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April 29, 2010 12:57 PM

The Plight of the Female Partner, by the Numbers

Posted by Zach Lowe

The general theme of a big conference starting in Philadelphia Thursday is this: How can female in-house lawyers push firms to promote female lawyers and generally create gender equity in the legal profession? And that is a tall, tall order, according to the results of a survey of 700 female law partners at regional and international firms released this week in conjunction with the conference, reports The Legal Intelligencer, an Am Law Daily sibling publication. 

We all know women are underrepresented among law firm partners. But the results of the survey still surprised many of the in-housers gathering for the American Bar Association's Women in Law Leadership Academy, according to the Intelligencer. Among the results that caught our attention:

• Of the 700 respondents, 7.9 percent have been deequitized, most often because their firms wanted to increase profits per equity partner or because their own billables and client origination numbers dropped.

• A whopping 55 percent said they were occasionally or frequently denied their "fair share" of client origination credit.

• Two-thirds said they are uncomfortable appealing compensation decisions.

• About 30 percent said they were subjected to intimidation, threats, and bullying when they did express disagreement with firm decisions on pay.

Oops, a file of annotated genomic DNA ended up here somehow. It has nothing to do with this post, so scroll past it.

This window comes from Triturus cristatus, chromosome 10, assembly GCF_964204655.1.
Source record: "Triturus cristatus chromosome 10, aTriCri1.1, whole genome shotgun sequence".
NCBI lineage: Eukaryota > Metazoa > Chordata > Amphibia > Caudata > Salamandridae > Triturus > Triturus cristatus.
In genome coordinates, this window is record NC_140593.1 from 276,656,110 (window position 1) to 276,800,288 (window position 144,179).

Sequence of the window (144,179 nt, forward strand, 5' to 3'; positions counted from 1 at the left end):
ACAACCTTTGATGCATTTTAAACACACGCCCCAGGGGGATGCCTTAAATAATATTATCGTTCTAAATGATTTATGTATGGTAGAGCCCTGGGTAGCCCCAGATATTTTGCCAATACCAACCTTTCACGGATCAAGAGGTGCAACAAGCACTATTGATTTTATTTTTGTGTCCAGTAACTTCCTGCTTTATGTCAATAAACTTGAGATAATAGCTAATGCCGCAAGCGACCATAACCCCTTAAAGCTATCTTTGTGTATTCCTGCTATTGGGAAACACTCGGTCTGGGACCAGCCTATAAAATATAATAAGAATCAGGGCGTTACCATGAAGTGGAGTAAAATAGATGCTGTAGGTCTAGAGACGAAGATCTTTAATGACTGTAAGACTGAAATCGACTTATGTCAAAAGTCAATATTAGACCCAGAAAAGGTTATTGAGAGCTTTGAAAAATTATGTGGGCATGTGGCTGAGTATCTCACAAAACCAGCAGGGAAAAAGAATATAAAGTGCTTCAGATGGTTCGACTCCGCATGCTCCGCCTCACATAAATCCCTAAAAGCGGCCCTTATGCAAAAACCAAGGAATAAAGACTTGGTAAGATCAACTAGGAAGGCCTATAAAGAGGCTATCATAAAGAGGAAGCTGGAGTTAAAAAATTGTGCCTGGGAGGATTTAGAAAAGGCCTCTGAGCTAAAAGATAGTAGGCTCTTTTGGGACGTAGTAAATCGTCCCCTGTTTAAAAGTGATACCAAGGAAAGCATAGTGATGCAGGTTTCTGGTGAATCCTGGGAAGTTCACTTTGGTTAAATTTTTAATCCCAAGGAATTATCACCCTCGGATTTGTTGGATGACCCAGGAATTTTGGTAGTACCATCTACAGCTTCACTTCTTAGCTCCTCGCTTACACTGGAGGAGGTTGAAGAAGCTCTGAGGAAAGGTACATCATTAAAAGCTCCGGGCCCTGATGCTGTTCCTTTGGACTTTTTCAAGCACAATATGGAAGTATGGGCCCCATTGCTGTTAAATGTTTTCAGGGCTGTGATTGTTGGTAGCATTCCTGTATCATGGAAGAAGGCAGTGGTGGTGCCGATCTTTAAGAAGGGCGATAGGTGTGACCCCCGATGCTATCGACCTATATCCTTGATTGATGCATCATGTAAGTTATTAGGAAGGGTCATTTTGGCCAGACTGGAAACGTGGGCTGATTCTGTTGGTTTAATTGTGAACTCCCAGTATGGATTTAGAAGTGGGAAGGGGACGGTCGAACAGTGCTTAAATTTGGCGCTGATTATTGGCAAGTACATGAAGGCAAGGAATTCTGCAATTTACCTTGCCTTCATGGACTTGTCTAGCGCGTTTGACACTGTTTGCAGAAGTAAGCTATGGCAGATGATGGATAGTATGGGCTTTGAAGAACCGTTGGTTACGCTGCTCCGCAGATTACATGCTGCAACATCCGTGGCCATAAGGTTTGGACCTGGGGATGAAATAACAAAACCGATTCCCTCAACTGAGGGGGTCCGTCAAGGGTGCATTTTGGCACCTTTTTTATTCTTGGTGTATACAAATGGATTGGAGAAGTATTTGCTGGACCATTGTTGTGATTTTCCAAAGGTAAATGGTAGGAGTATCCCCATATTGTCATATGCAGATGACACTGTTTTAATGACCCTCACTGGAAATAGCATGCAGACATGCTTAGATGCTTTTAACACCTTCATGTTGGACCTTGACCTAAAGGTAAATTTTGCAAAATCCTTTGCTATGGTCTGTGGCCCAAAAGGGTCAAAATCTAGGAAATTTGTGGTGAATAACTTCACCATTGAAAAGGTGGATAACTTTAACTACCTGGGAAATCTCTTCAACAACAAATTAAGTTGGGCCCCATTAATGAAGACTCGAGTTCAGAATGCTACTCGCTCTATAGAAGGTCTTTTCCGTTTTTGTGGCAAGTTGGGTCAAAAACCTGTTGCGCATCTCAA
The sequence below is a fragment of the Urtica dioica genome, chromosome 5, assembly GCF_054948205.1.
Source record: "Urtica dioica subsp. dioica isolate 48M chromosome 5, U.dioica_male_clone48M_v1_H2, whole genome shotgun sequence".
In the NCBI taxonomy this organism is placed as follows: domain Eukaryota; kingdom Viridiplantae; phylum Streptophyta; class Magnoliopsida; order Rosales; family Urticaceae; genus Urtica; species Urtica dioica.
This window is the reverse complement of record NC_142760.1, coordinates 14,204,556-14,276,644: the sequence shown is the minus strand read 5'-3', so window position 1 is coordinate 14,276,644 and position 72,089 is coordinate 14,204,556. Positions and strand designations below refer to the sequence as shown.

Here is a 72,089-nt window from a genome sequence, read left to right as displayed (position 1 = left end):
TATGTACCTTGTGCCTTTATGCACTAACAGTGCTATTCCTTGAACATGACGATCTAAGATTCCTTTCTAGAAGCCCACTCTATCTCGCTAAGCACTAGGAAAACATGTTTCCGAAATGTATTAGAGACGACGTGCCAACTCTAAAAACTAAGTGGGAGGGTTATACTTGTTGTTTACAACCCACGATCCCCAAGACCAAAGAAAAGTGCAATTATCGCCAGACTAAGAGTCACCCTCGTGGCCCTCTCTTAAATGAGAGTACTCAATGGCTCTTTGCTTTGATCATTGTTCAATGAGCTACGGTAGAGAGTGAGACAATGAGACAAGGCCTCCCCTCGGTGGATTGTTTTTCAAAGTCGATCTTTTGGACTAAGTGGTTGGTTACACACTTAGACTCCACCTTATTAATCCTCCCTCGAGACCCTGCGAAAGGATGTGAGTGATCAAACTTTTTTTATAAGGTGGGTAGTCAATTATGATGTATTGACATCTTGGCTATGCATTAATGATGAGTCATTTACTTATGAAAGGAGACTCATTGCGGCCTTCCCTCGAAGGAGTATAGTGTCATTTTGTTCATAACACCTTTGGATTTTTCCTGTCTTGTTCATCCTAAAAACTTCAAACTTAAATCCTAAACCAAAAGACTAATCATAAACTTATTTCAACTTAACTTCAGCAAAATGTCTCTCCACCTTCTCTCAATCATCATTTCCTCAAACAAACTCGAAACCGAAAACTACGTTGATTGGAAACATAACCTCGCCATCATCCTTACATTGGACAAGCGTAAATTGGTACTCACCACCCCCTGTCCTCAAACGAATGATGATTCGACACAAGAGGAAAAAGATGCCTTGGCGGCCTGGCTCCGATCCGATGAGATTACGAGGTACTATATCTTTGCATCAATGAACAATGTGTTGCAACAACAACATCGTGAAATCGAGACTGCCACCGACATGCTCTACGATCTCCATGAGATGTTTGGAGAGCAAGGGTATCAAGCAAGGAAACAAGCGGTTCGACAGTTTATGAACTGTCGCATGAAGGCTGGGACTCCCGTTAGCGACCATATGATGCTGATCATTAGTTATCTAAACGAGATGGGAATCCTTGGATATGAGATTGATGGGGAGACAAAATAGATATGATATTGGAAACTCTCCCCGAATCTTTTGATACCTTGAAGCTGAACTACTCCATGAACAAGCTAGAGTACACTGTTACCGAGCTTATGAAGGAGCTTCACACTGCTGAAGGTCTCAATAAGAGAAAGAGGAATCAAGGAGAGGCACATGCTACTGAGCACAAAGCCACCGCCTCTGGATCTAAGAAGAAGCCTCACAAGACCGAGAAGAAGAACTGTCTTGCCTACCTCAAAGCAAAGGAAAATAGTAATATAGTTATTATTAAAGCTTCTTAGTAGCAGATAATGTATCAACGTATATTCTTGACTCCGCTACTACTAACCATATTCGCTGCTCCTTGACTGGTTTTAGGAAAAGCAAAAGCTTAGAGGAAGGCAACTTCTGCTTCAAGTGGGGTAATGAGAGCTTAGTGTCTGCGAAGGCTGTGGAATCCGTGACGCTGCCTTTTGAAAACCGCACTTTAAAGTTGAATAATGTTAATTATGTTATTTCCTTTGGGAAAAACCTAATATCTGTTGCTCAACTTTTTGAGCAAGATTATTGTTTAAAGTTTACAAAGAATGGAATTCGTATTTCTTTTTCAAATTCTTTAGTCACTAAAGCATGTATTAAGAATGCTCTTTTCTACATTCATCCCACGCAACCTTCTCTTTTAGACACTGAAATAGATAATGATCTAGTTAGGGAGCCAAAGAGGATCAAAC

Read that last line again. Thirty percent of respondents said they had essentially been threatened after expressing some sort of disagreement over compensation policy. That's a huge number. 

Some of the in-house folks attending the leadership academy were also surprised that only 2.2 percent of respondents reported that clients routinely choose which lawyers at their firms get to take over a client relationship when a key partner retires, the Intelligencer reports. About one-third of respondents said their firm does not have a consistent approach to choosing a successor partner; about 30 percent said the retiring partner gets to make the pick. 

This is an area in which in-house counsel see an opening to promote women partners, the Intelligencer says. In-house lawyers should push for a role in choosing successor partners and agitate to make sure the right partners get credit for client origination, those in attendance in Philadelphia said, per the Intelligencer.

The survey was administered by the Minority Corporate Counsel Association, the American Bar Association's Commission on Women in the Profession, and the Project for Attorney Retention at the University of California Hastings College of the Law.

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Those numbers are essentially useless without a comparison to male partners. I would wager that the percentages would be similar regardless of gender.

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